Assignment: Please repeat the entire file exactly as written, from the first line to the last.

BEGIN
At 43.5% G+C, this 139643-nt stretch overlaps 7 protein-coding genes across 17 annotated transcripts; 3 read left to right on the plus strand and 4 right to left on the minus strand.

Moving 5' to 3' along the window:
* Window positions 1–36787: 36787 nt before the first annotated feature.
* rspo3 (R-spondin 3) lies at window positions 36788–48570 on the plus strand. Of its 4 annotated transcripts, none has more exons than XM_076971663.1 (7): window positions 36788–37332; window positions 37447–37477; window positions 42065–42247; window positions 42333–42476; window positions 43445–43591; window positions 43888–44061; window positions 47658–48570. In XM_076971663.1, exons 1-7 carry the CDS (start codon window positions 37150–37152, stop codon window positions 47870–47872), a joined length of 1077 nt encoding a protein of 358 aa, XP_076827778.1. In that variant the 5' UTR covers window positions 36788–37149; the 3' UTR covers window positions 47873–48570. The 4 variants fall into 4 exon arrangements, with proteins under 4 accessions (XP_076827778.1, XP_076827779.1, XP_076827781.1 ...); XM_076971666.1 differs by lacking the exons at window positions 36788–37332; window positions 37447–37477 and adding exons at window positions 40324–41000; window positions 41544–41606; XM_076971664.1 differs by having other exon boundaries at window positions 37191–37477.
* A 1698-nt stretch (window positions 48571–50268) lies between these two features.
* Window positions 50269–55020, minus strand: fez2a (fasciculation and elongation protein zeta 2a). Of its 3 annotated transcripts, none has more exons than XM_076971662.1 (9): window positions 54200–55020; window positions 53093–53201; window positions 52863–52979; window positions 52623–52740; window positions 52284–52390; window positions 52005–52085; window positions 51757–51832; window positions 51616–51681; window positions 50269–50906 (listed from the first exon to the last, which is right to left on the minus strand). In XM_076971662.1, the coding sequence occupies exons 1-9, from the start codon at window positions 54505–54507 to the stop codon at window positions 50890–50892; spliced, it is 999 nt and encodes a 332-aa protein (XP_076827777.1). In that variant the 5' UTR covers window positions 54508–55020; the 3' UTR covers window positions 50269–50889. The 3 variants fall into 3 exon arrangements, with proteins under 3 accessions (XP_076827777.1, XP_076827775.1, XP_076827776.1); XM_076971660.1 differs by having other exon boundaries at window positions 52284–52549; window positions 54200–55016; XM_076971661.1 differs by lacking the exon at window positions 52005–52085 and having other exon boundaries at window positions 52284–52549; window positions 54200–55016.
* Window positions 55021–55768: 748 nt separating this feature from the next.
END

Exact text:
At 43.5% G+C, this 139643-nt stretch overlaps 7 protein-coding genes across 17 annotated transcripts; 3 read left to right on the plus strand and 4 right to left on the minus strand.

Moving 5' to 3' along the window:
* Window positions 1–36787: 36787 nt before the first annotated feature.
* rspo3 (R-spondin 3) lies at window positions 36788–48570 on the plus strand. Of its 4 annotated transcripts, none has more exons than XM_076971663.1 (7): window positions 36788–37332; window positions 37447–37477; window positions 42065–42247; window positions 42333–42476; window positions 43445–43591; window positions 43888–44061; window positions 47658–48570. In XM_076971663.1, exons 1-7 carry the CDS (start codon window positions 37150–37152, stop codon window positions 47870–47872), a joined length of 1077 nt encoding a protein of 358 aa, XP_076827778.1. In that variant the 5' UTR covers window positions 36788–37149; the 3' UTR covers window positions 47873–48570. The 4 variants fall into 4 exon arrangements, with proteins under 4 accessions (XP_076827778.1, XP_076827779.1, XP_076827781.1 ...); XM_076971666.1 differs by lacking the exons at window positions 36788–37332; window positions 37447–37477 and adding exons at window positions 40324–41000; window positions 41544–41606; XM_076971664.1 differs by having other exon boundaries at window positions 37191–37477.
* A 1698-nt stretch (window positions 48571–50268) lies between these two features.
* Window positions 50269–55020, minus strand: fez2a (fasciculation and elongation protein zeta 2a). Of its 3 annotated transcripts, none has more exons than XM_076971662.1 (9): window positions 54200–55020; window positions 53093–53201; window positions 52863–52979; window positions 52623–52740; window positions 52284–52390; window positions 52005–52085; window positions 51757–51832; window positions 51616–51681; window positions 50269–50906 (listed from the first exon to the last, which is right to left on the minus strand). In XM_076971662.1, the coding sequence occupies exons 1-9, from the start codon at window positions 54505–54507 to the stop codon at window positions 50890–50892; spliced, it is 999 nt and encodes a 332-aa protein (XP_076827777.1). In that variant the 5' UTR covers window positions 54508–55020; the 3' UTR covers window positions 50269–50889. The 3 variants fall into 3 exon arrangements, with proteins under 3 accessions (XP_076827777.1, XP_076827775.1, XP_076827776.1); XM_076971660.1 differs by having other exon boundaries at window positions 52284–52549; window positions 54200–55016; XM_076971661.1 differs by lacking the exon at window positions 52005–52085 and having other exon boundaries at window positions 52284–52549; window positions 54200–55016.
* Window positions 55021–55768: 748 nt separating this feature from the next.